Linköping University, Faculty of Health Sciences. Linköping University, Department of Molecular and Clinical Medicine, Pediatrics. Östergötlands Läns Landsting, Centre of Paediatrics and Gynecology and Obstetrics, Department of Paediatrics in Linköping.
    Barrio, Raquel
    Madrid, Spanien.
    Aebi, Christine
    Wildermeth, Schweiz .
    Gschwend, Sylvia
    Biel, Schweiz .
    Mullis, Primus-E
    Zug, Schweiz .
    Schumacher, Urs
    Munsterlingen, Schweiz .
    Zumsteg, Urs
    Basel, Schweiz .
    Morandi, Anita
    Verona, Italy .
    Rabbone, Ivana
    Turin, Italien .
    Cherubini, Valentino
    Marche, Italien .
    Toni, Sonia
    Florence, Italien .
    de Beauforte, Carine
    Luxemburg .
    Hindmarsh, Peter
    London, UK .
    Sumner, Alex
    Peterborough, UK.
    van Waarde, Willie M
    Groningen, Holland .
    van den Berg, Norbert
    Almere, Holland .
    Phillip, Moshe
    Petah Tikva Israel.
    A cross-sectional international survey of continuous subcutaneous insulin infusion in 377 children and adolescents with type 1 diabetes mellitus from 10 countries2005In: Pediatric Diabetes, ISSN 1399-543X, E-ISSN 1399-5448, Vol. 6, no 4, p. 193-198Article in journal (Refereed)
    Abstract [en]

    Objective: To document current practices using continuous subcutaneous insulin infusion (CSII) by downloading electronically the 90-d pump data held within the pump memory and relating that to clinical data from children and adolescents in different pediatric diabetes centers from Europe and Israel. Methods: Data of patients (1-18 yr) treated with CSII in 23 centers from nine European countries and Israel were recorded with the ENCAPTURE software (PEC International, Frankfurt, Germany). The number of patients who participated was 377 (48% female, mean diabetes duration ± SD: 6.8 ± 3.7 yr, age: 12.9 ± 3.8 yr, preschool n = 33, prepubertal n = 95, adolescent n = 249, CSII duration: 1.6 ± 1.2 yr, local HbA1c: 8.1 ± 1.2%). Results: The total insulin dose was lower than previously reported for injection therapy (0.79 ± 0.20 U/kg/d). Covariance coefficient of daily total insulin was high in all age groups (adolescents 19 ± 9%, prepubertal 18 ± 8 and preschool 17 ± 8). The distribution of basal insulin infusion rates over 24 hr (48 ± 12% of total dose) varied significantly between centers and age groups. The number of boluses per day (7 ± 3) was not significantly different between the age groups (average daily bolus amount: 0.42 ± 0.16 U /kg). The rate of severe hypoglycemia (coma/convulsions) was 12.4 episodes per 100 patient-years and the number of diabetes-related hospital days was 124 per 100 patient-years. Discussion: Pediatric CSII patients show a high variability in their insulin therapy. This relates both to age-dependent differences in the distribution of basal insulin as to the age-independent day-to-day variation in prandial insulin. © Blackwell Munksgaard, 2005.

  • 9.
    Delli, Ahmed J.
    et al.
    Lund University.
    Lindblad, Bengt
    Queen Silvia Childrens Hospital.
    Carlsson, Annelie
    University Lund Hospital.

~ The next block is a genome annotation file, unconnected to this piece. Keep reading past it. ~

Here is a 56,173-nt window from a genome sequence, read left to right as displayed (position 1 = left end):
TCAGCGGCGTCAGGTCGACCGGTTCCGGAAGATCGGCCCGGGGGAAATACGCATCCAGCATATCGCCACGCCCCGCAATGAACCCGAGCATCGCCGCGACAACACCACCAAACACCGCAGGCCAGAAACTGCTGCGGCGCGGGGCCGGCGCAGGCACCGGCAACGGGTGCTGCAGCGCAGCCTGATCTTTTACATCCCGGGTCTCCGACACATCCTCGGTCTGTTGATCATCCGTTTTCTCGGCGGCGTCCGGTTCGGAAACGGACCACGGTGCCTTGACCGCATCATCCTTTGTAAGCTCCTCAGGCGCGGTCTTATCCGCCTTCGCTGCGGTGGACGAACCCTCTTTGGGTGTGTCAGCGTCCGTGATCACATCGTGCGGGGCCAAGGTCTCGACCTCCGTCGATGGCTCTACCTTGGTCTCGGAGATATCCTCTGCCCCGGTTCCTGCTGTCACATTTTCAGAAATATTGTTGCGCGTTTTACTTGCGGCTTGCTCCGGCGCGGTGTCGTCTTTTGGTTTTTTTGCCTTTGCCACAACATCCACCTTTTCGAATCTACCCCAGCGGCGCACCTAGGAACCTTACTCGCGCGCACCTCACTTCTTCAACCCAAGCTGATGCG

Forsander, Gun
    Queen Silvia Childrens Hospital.
    Ivarsson, Sten-A
    Lund University.
    Ludvigsson, Johnny
    Linköping University, Department of Clinical and Experimental Medicine, Pediatrics . Linköping University, Faculty of Health Sciences. Östergötlands Läns Landsting, Centre of Paediatrics and Gynecology and Obstetrics, Department of Paediatrics in Linköping.
    Marcus, Claude
    Karolinska University Hospital.
    Lernmark, Ake
    Lund University.
    Type 1 diabetes patients born to immigrants to Sweden increase their native diabetes risk and differ from Swedish patients in HLA types and islet autoantibodies2010In: Pediatric Diabetes, ISSN 1399-543X, E-ISSN 1399-5448, Vol. 11, no 8, p. 513-520Article in journal (Refereed)
    Abstract [en]

    Aim: To determine whether type 1 diabetes mellitus (T1DM) patients, having parents who immigrated to Sweden, have increased T1DM risk before 18 yr compared with countries of origin. We also determined whether they have different human leukocyte antigen (HLA) genetic markers and islet autoantibodies at diagnosis compared with Swedish patients. Methods: A total of 1988 (53% males) newly diagnosed and confirmed T1DM patients less than 18 yr registered within the Better Diabetes Diagnosis (BDD) study (May 2005 to September 2008) were included. Participants were classified into three groups: Swedish, non-Swedish, and Mixed-origin patients according to country of origin of two generations (parents and grandparents). These groups were compared with respect to T1DM HLA markers and islet autoantibodies [glutamic acid decarboxylase autoantibodies (GAD65Ab), insulin autoantibodies (IAA), and islet antigen-2 autoantibodies (IA-2Ab)]. Results: Only 30 (1.5%) patients were born outside Sweden. Swedish patients constituted 66%, non-Swedish patients 8%, Mixed origins 17%, and 9% were of uncertain origin. Confirmed T1DM in patients within the study was 22 (95% CI: 21-23) patients/105/yr rate for Swedish patients compared with 14 (95% CI: 13-15) among non-Swedish patients. The HLA-DQ8 haplotype (p less than 0.0001) and DQ2/8 genotype (p less than 0.02) predominated among Swedish compared with non-Swedish patients. In contrast, DQ2 was the most frequent haplotype among non-Swedish patients [OR = 1.5 (95% CI: 1.0-2.0), p less than 0.04]. Multiple (greater than= 2) autoantibodies (p less than 0.04) and specifically IA-2Ab (p less than 0.001) were most prevalent among the Swedish patients. Multiple autoantibodies were associated with DQ8 among the Swedish patients only (p less than 0.001). Conclusion: Patients born to parents who had immigrated to the high T1DM incidence environment of Sweden have, compared with Swedish patients, more frequent HLA-DQ2 genetic markers and are diagnosed more often with GAD65Ab.